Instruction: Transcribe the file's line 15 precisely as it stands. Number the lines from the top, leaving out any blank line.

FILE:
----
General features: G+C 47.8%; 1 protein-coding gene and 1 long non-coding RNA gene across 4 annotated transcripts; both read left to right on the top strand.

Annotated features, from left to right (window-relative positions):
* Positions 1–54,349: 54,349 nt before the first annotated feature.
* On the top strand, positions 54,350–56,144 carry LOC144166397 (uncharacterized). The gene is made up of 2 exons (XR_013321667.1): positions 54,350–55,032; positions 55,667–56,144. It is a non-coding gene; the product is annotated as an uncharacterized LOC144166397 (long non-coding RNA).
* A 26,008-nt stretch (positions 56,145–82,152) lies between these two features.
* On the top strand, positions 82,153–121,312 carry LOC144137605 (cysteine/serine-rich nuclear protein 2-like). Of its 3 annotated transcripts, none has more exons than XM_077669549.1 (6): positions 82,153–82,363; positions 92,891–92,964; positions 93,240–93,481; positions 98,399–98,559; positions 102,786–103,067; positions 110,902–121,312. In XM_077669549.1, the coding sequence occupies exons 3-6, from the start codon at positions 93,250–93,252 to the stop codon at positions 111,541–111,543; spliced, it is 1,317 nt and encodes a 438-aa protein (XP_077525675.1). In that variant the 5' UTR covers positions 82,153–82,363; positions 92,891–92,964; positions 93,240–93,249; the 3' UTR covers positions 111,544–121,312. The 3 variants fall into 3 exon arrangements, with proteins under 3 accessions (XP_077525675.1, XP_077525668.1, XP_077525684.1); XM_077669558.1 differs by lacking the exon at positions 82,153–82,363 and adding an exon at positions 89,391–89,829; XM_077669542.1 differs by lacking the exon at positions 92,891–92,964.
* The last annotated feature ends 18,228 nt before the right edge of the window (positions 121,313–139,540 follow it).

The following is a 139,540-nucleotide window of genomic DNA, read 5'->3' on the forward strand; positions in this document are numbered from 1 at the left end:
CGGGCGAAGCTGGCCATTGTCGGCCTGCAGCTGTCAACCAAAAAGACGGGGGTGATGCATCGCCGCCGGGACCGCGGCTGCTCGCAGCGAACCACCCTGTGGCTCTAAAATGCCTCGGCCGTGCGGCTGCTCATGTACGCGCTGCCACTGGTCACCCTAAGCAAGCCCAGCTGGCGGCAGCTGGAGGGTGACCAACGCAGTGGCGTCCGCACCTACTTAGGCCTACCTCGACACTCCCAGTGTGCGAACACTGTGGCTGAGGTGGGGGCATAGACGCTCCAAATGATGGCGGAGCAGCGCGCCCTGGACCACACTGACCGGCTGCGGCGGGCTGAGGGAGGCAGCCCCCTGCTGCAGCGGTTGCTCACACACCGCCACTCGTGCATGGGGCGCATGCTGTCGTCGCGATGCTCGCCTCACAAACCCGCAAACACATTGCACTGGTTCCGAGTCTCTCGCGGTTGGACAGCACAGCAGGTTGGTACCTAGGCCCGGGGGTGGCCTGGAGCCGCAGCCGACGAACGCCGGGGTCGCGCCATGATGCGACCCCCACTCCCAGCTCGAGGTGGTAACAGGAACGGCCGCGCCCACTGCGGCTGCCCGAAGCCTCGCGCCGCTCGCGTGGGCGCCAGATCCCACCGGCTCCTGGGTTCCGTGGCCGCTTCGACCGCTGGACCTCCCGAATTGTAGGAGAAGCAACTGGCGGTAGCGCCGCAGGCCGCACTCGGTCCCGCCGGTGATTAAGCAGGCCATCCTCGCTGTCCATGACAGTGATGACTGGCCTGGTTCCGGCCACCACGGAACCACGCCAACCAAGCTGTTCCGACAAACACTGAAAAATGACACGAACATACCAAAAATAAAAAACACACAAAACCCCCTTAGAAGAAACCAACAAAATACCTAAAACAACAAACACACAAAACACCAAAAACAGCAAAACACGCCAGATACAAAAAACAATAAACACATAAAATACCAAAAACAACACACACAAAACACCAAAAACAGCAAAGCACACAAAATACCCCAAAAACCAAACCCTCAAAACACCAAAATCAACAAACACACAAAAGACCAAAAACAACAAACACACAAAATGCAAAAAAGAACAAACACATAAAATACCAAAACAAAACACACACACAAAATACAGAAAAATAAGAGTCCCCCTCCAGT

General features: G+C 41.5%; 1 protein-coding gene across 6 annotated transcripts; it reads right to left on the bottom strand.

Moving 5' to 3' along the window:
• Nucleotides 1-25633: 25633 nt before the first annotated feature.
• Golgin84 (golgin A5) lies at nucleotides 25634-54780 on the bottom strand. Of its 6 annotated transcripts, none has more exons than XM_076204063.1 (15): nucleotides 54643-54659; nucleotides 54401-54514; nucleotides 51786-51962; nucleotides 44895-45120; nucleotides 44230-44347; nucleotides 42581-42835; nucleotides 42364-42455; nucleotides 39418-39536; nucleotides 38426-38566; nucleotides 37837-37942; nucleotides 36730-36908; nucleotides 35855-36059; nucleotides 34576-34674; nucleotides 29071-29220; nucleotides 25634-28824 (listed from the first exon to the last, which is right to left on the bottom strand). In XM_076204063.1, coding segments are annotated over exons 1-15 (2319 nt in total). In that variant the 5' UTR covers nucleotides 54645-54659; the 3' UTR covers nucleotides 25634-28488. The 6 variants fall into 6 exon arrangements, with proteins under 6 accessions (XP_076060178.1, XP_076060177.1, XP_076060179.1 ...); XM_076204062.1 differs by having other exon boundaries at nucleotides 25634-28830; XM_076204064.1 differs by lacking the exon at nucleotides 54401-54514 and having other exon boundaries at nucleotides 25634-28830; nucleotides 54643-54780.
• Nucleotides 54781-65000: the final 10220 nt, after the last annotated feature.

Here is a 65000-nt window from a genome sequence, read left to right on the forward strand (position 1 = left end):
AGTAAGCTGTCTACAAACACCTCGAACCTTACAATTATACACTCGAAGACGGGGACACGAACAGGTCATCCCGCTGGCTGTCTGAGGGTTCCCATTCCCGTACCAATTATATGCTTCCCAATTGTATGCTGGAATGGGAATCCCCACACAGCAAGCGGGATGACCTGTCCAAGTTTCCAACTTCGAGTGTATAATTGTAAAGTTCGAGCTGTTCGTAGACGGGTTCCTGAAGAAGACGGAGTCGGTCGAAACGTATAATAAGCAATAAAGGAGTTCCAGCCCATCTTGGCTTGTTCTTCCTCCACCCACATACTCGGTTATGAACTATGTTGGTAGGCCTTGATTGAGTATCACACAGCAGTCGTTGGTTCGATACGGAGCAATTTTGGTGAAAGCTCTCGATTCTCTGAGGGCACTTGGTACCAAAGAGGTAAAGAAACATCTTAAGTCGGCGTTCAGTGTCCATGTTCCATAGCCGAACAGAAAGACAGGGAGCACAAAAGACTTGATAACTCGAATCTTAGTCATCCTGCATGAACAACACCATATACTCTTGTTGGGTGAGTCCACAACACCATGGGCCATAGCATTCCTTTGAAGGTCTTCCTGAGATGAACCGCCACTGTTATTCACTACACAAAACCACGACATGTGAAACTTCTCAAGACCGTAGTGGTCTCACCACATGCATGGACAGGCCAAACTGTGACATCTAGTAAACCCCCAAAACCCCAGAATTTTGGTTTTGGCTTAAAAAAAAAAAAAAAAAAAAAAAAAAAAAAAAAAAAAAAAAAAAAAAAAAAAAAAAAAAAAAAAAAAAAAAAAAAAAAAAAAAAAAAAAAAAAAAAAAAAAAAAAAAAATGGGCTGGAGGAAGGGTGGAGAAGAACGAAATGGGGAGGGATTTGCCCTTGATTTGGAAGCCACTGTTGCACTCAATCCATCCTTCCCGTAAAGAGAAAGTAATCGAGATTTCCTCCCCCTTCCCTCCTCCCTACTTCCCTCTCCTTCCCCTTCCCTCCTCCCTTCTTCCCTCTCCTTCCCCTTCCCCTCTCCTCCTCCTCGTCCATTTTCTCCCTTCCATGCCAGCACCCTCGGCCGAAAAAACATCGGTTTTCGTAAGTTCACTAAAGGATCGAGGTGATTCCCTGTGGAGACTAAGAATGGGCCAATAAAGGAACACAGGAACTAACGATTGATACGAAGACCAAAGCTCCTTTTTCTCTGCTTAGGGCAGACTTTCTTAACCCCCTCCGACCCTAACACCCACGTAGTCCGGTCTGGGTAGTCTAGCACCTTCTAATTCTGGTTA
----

Here is a 65000-nt window from a genome sequence, read left to right on the forward strand (position 1 = left end):